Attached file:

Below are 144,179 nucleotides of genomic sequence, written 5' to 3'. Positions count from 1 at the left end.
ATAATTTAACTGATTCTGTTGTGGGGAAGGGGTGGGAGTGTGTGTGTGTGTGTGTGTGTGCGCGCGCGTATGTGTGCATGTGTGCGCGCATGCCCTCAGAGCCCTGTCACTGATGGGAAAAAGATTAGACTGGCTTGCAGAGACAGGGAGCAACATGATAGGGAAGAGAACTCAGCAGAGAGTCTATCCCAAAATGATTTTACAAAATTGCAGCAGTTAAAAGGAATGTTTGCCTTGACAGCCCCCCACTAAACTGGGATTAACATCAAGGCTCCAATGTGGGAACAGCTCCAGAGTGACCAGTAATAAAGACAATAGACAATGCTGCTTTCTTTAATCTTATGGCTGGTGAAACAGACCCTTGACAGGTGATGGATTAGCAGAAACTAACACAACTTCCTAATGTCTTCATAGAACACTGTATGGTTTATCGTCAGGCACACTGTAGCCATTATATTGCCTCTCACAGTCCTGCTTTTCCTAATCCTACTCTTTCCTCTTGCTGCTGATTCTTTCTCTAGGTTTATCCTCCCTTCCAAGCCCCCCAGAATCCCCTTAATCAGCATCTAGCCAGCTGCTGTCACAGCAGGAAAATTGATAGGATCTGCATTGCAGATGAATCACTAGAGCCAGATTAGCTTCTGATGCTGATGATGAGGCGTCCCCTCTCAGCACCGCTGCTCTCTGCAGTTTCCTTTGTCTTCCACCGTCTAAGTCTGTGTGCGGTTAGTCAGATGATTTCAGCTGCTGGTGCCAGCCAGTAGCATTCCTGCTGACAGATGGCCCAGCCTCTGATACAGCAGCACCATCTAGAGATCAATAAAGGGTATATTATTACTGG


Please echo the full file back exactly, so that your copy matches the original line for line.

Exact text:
Below are 144,179 nucleotides of genomic sequence, written 5' to 3'. Positions count from 1 at the left end.
ATAATTTAACTGATTCTGTTGTGGGGAAGGGGTGGGAGTGTGTGTGTGTGTGTGTGTGTGCGCGCGCGTATGTGTGCATGTGTGCGCGCATGCCCTCAGAGCCCTGTCACTGATGGGAAAAAGATTAGACTGGCTTGCAGAGACAGGGAGCAACATGATAGGGAAGAGAACTCAGCAGAGAGTCTATCCCAAAATGATTTTACAAAATTGCAGCAGTTAAAAGGAATGTTTGCCTTGACAGCCCCCCACTAAACTGGGATTAACATCAAGGCTCCAATGTGGGAACAGCTCCAGAGTGACCAGTAATAAAGACAATAGACAATGCTGCTTTCTTTAATCTTATGGCTGGTGAAACAGACCCTTGACAGGTGATGGATTAGCAGAAACTAACACAACTTCCTAATGTCTTCATAGAACACTGTATGGTTTATCGTCAGGCACACTGTAGCCATTATATTGCCTCTCACAGTCCTGCTTTTCCTAATCCTACTCTTTCCTCTTGCTGCTGATTCTTTCTCTAGGTTTATCCTCCCTTCCAAGCCCCCCAGAATCCCCTTAATCAGCATCTAGCCAGCTGCTGTCACAGCAGGAAAATTGATAGGATCTGCATTGCAGATGAATCACTAGAGCCAGATTAGCTTCTGATGCTGATGATGAGGCGTCCCCTCTCAGCACCGCTGCTCTCTGCAGTTTCCTTTGTCTTCCACCGTCTAAGTCTGTGTGCGGTTAGTCAGATGATTTCAGCTGCTGGTGCCAGCCAGTAGCATTCCTGCTGACAGATGGCCCAGCCTCTGATACAGCAGCACCATCTAGAGATCAATAAAGGGTATATTATTACTGG